A young Sydney father has delivered a furious tirade directed at the NSW premier and the prime minister, claiming a lack of ambulances almost led to the death of his newborn son who was born prematurely.
Alex Moir wrote on Instagram that his son Ethan was born on January 2 at home “after a traumatic entry into the world”.
Mr Moir wrote that his wife Melanie, a midwife, went into labour on the bathroom floor of their home in what was “an agonising and traumatic birth”.
They were not expecting a home birth but were unable to get an ambulance immediately because “there were no ambulances available to dispatch and the wait time was unknown” because Omicron Covid cases had overwhelmed emergency services.
“When we called Triple-0 at 6am on Sunday morning after Ethan was unexpectedly born on our bathroom floor and wasn’t breathing or moving, we were told there were no ambulances available to dispatch and the wait time was unknown,” he wrote.
“I had to strap my wife, Melanie, into our car while she held onto our newborn, who was white as a ghost, and risk the drive to hospital ourselves, all the while she gave CPR to our boy.”
Luckily, Ethan was able to make it to The Royal Hospital for Women in Randwick where he was rushed to the neonatal intensive care unit. He has since left the NICU and is now with his mum and dad.
In the emotional social media post, Mr Moir took aim at NSW Health Minister Brad Hazzard, Prime Minister Scott Morrison and NSW Premier Dominic Perrottet claiming his son nearly died due to “incompetence” in health planning.
“You have had two years to bolster health services, to prepare for the worst and expect to be overwhelmed,” Mr Moir wrote.
“Two years to prepare before this child ever existed.”
Politicians accused of 'pretending' healthcare system is coping
The new dad claims he was told if they had waited for an ambulance Ethan would have died.
“I’m disappointed at myself that it took this experience to be exposed to how utterly cruel your incompetence is,” Mr Moir wrote.
“The hospital staff are the most inspiring individuals I’ve had the privilege of meeting, but everyday we overheard conversations about how they are overworked, under-staffed, and undersupplied; how they are forced to take sick leave unpaid, as well as having leave revoked; how everyday they cannot provide the care they want to and are on the verge of breakdown.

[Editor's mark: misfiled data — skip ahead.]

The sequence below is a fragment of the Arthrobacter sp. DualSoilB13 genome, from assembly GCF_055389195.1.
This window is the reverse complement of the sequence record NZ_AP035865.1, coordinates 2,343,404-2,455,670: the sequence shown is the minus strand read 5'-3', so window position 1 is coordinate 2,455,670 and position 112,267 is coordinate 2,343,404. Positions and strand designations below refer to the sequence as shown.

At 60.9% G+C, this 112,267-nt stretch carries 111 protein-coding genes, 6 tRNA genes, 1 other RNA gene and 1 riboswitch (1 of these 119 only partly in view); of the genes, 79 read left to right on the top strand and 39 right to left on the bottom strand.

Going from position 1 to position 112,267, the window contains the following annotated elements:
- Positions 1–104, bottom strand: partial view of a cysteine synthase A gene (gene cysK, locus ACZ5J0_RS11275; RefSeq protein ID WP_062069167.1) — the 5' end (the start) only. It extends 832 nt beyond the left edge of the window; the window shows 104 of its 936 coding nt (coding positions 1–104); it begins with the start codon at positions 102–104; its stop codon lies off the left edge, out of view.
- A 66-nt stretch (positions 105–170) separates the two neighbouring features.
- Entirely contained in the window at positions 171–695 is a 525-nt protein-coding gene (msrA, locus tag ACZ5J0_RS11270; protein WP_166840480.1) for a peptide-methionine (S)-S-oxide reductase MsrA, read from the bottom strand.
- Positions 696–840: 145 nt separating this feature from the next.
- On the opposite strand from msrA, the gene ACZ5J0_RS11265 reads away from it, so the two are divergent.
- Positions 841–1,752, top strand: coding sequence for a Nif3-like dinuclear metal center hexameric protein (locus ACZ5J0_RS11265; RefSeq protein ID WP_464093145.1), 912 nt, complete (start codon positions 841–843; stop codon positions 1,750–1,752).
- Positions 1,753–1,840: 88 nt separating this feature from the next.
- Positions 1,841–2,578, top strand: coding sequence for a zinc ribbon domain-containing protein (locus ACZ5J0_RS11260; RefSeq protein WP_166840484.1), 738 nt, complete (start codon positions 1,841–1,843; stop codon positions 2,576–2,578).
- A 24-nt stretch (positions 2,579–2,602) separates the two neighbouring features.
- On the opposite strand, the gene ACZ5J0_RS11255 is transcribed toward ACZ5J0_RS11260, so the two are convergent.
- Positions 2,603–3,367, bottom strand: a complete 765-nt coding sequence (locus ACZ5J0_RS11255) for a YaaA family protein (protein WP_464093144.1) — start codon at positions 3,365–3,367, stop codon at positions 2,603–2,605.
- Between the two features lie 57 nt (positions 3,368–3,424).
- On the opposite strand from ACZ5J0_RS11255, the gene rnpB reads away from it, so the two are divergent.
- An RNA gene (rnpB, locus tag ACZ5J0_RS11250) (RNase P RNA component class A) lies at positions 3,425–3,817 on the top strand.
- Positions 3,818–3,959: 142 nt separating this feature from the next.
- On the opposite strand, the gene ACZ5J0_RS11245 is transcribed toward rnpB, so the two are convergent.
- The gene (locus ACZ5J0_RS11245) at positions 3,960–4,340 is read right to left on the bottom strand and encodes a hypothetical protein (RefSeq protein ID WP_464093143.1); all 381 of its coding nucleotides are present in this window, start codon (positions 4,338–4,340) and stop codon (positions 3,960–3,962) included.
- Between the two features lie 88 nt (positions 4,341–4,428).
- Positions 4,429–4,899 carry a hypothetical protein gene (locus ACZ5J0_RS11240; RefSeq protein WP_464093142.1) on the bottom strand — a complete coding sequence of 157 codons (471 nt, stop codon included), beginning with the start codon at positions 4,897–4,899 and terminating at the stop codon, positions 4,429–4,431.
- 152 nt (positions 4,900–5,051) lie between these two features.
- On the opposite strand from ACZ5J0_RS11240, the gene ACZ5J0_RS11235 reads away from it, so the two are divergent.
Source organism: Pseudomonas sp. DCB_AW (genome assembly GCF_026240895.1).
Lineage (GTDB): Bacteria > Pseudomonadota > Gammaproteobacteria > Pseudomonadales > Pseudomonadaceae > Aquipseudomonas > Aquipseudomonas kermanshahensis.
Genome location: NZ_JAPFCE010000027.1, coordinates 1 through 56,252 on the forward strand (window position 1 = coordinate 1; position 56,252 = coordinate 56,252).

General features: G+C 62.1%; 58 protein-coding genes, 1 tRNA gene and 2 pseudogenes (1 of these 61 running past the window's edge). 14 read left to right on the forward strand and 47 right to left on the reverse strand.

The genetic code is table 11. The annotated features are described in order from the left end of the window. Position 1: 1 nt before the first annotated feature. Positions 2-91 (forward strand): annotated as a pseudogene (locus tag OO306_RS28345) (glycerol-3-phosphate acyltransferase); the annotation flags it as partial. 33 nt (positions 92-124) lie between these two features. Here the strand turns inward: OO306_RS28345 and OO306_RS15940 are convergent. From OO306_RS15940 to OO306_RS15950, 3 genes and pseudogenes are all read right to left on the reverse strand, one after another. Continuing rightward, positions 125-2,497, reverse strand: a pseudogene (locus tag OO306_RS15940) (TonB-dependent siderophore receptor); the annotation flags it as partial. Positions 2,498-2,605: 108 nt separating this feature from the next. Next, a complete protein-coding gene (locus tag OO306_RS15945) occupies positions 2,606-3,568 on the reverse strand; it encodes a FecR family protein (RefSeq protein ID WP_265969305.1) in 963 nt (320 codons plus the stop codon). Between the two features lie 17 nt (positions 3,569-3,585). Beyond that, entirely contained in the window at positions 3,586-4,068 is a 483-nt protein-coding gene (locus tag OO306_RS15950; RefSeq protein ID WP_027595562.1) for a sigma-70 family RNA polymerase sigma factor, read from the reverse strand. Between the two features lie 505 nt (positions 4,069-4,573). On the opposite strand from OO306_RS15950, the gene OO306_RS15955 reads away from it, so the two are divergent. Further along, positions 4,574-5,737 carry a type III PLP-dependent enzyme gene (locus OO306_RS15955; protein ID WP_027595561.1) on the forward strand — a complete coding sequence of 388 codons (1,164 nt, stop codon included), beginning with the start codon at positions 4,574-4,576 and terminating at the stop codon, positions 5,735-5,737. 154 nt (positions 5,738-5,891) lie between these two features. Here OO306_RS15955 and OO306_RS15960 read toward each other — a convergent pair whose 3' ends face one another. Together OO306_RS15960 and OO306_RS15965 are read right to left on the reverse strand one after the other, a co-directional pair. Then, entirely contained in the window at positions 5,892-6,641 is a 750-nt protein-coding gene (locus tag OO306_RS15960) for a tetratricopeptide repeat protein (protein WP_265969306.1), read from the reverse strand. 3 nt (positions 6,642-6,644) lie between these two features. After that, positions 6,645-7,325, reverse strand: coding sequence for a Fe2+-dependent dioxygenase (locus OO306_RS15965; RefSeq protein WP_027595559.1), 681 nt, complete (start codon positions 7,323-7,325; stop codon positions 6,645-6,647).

“Yet you pretend it’s coping.”
Mr Moir’s sister Emily also tweeted their story claiming: “any politician that says the health system is coping is a liar”.
A NSW Ambulance spokesperson told Yahoo News Australia the incident is under review and apologised to the Moir family for any distress.
"NSW Ambulance is looking into the circumstances surrounding this incident and a review is underway. We will inform the family of the outcome," the spokesperson said.
"The service is currently facing unprecedented demand, which reached a peak on 1 January 2022 when 5,120 Triple Zero (000) calls were received in our Control Centres.
"Currently the seven-day rolling average is nearly 4,500 Triple-0 calls every day."
Yahoo News Australia understands emergency dispatchers do not give ETAs for ambulances to callers.
Covid ties up emergency calls
NSW Ambulance Commissioner Dominic Morgan told reporters on New Year’s Eve the state's ambulance services had seen a 50 per cent increase in Triple-0 calls in the four weeks prior.
Mr Morgan said while the biggest cohort of patients are Covid-positive patients, not all calls were medical emergencies and that morning someone had called emergency services because they were still waiting on a PCR test.
"These tie up our emergency medical call takers and divert us away from the cardiac arrests, the chokings, the drownings," Mr Morgan said.
NSW Bureau of Health Information data released last month showed the median ambulance response time for emergency cases was 14.4 minutes in the September quarter, making it the slowest response time of any quarter since official records began in 2010.
This was during the Delta outbreak and with Omicron cases of Covid have soared to new heights in NSW.
The Australian Paramedics Association said while the result reflected the pressures of the Covid-19 Delta outbreak, it also showed a broader trend of worsening results.
APA NSW President Chris Kastelan says 1500 more paramedics are needed to bring NSW into line with ratios in other states.
"In the event of something like a cardiac arrest, we're failing to get to four out of six patients on time. And minutes really matter in these situations,” he said.
"For years, NSW Ambulance has chosen to prioritise tightening the purse strings, and we're left with a service running on staff fatigue instead of proper resourcing."
NSW Ambulance has been contacted for comment.
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